"That which hinders your task... is your task." -Sanford Meisner
Okay, so you've got Sublime cooking, IntelliJ is a seamless extension of your will, and Charles is watching your web traffic. QUnit, jUnit & Jenkins have teamed up and have your back like the little floating "bit" from Tron.
But some of the best coding tools out there aren't specifically coding tools. Let's talk about those.
Password Manager: Test logins, addresses & credit cards.
You're already using a password manager to hold your credentials for your dev box, test server, Jenkins, Jira, Splunk, GitHub, StackOverflow, and the dozen or so other logins you need to do your job, right? Good.
It can do more.
When I need to test with a certain type of account, I have one ready to roll in 1Password. Ditto for fake MasterCard, VISA, AmEx, and PayPal accounts. If I need to test the international shipping form, I have addresses for Antwerp, London, Beijing, Dubai, Lima, Seoul, Harare, and Vancouver. No more copy & paste, no more typos.
No, this is not a substitute for actual automated testing. But it seriously helps when you get a note from customer service saying, "Drop shippers can't use the international shipping form! Help!"
Snippet Tool: Code boilerplate, branch names, ticket links, etc.
TextExpander, Breevy, and Alfred are perennial favorites in this area. Dash is also popular, and IntelliJ and other IDEs have good built-in support for snippets.
They're all good, but I like TextExpander, mostly because it has a lot of great functionality built in, and lets me use my snippets in any app on my machine.
TextExpander runs in the background and listens to your keyboard input. When you type a particular string, it instantly replaces it with a stored value. For example:
|I type...||I get...|
|todayx||Tuesday, Nov 28|
|yesterdayx||Monday, Nov 27|
I also use it for typo correction:
|I type...||I get...|
You get the idea.
java.text.DecimalFormat uses the symbol ¤ to indicate where you want the locale-specific currency symbol. Do you know how to type a ¤? Me neither. So I bound that character as a snippet, and now when I type currx, I get ¤.
|I type...||I get...|
How often do I use that? Rarely. But I never have to look up that symbol again.
When I need placeholder text in web pages, I just type loremx, and I get 200 words of pseudo-Latin nonsense. Simple, but incredibly useful.
Why would I do such a thing? Just think back to every email you've ever received that asked, "What's the status on the frob issue?" When I get those, the first line always clarifies exactly what issue is being discussed, with a ticket number, title, and link to the ticket in the ticket system. That's done using a few TextExpander snippets, so it takes three seconds and I never have to switch windows.
Part of communicating well is quickly clearing away confusion. A snippet tool is a powerful means of making that easier.
I have another script called vm-boilerplate that reads a Velocity template file and generates some Java boilerplate for binding the necessary input values. So I just type vmtx, hand TextExpander the name of the file, and TextExpander then runs my vm-boilerplate script and drops the output into whatever editor I'm using. Works everywhere, less typing, no typos, no missing parameters. (Because after decades of bitter conflict, we still haven't settled the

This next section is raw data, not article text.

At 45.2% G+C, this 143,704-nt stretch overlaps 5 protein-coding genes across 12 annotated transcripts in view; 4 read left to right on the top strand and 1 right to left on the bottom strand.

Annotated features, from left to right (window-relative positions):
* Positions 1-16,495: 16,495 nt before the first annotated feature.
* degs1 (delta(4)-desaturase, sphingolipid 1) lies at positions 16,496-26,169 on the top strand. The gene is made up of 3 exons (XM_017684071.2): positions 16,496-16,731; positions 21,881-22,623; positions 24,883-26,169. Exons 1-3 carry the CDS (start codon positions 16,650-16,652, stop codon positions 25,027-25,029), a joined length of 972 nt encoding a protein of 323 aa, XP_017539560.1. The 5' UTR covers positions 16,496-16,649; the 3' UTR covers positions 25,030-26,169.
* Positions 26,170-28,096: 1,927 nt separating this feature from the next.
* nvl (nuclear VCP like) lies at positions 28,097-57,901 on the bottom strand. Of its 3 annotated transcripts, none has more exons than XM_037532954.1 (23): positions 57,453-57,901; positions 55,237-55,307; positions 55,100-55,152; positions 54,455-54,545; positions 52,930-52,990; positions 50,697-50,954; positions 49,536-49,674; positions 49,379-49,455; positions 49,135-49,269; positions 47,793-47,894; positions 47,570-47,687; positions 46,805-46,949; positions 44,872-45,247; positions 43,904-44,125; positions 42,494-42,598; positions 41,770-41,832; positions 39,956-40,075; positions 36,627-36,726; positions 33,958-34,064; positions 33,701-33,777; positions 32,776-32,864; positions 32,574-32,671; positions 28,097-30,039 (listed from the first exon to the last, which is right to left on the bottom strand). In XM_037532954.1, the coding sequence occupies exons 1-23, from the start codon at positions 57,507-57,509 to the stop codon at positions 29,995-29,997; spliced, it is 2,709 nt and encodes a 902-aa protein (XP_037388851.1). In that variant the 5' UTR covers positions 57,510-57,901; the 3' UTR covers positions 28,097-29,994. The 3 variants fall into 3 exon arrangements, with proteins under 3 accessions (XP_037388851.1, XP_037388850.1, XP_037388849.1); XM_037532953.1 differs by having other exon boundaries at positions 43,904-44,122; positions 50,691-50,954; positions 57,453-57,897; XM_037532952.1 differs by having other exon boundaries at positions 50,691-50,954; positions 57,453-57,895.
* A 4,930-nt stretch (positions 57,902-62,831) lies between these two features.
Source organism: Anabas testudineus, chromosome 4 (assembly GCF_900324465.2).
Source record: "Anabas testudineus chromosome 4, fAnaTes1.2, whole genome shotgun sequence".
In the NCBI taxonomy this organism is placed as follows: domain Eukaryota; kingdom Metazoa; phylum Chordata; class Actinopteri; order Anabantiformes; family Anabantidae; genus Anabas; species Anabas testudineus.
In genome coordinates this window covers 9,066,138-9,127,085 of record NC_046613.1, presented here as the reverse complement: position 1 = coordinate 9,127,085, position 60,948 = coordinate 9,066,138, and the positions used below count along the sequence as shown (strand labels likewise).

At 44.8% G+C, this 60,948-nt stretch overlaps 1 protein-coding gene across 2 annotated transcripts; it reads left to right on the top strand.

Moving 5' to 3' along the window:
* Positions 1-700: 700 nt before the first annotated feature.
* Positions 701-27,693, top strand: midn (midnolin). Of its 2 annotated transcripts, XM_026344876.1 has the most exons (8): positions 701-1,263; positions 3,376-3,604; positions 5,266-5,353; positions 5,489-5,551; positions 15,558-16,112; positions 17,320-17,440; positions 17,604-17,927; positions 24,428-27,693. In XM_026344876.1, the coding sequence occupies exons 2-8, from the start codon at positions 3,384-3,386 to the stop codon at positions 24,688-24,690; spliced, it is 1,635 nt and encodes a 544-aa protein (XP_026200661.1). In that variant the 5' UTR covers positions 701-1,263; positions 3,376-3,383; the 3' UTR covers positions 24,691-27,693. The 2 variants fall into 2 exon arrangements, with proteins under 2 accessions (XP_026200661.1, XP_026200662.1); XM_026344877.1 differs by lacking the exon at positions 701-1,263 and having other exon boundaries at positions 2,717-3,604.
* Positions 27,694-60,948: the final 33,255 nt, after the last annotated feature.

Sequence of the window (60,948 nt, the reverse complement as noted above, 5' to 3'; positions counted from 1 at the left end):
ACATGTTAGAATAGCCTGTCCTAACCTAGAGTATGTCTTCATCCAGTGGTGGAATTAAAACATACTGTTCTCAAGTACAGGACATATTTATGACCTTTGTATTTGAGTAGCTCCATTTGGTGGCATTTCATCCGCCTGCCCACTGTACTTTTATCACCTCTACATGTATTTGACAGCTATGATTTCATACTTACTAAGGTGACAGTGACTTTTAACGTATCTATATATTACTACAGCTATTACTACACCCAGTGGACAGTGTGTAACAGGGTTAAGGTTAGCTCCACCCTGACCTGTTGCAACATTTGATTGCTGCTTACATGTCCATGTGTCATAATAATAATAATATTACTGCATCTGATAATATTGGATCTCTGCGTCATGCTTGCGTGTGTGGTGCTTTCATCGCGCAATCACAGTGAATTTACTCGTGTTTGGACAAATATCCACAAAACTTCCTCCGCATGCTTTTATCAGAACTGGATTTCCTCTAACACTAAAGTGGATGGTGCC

I also have a little script called tebind that I use to bind TextExpander snippets from the command line, or from other scripts. So snippets don't have to be hard-coded values; I can re-bind them on the fly based on other processes.
TextExpander is far more than just a text replacement tool. Its scripting capabilities let you automate any quick information lookup you do, or to trigger scripts that automate text generation.
To-Do List Manager: Keep your act together.
The choice of what to-do list manager to use, how to use it, or even whether to use one is a hugely individual one. If your system works, I'd never presume to tell you how to improve it.
I use OmniFocus, but there are lots of good options out there. For years, I used a Moleskine datebook, and that worked great. I also used Things for a while, and liked it. And there's a great note here at dev.to about building a great system right into Gmail.
For me, it's invaluable to be able to hit
Alt-space, type in a to-do item & due date, and then get back to what I was doing. This is awesome in meetings. I can quickly capture all the stuff I need to follow up on without losing track of the conversation.
And I don't just put my to-do items in there. I also enter items like "Expect data flow chart from Thor" with tomorrow as the due date. That's my reminder to check in with Thor if I don't get that chart I need.
And once it's on my to-do list, I completely clear my mind and get back to what I was doing. OmniFocus remembers all my tasks and due dates so I don't have to.
In general, I'm a Getting Things Done guy. Use whatever philosophy/method works for you. If you haven't seen Randy Pausch's lecture on Time Management, stop reading this article and go watch it. It'll be time very well spent.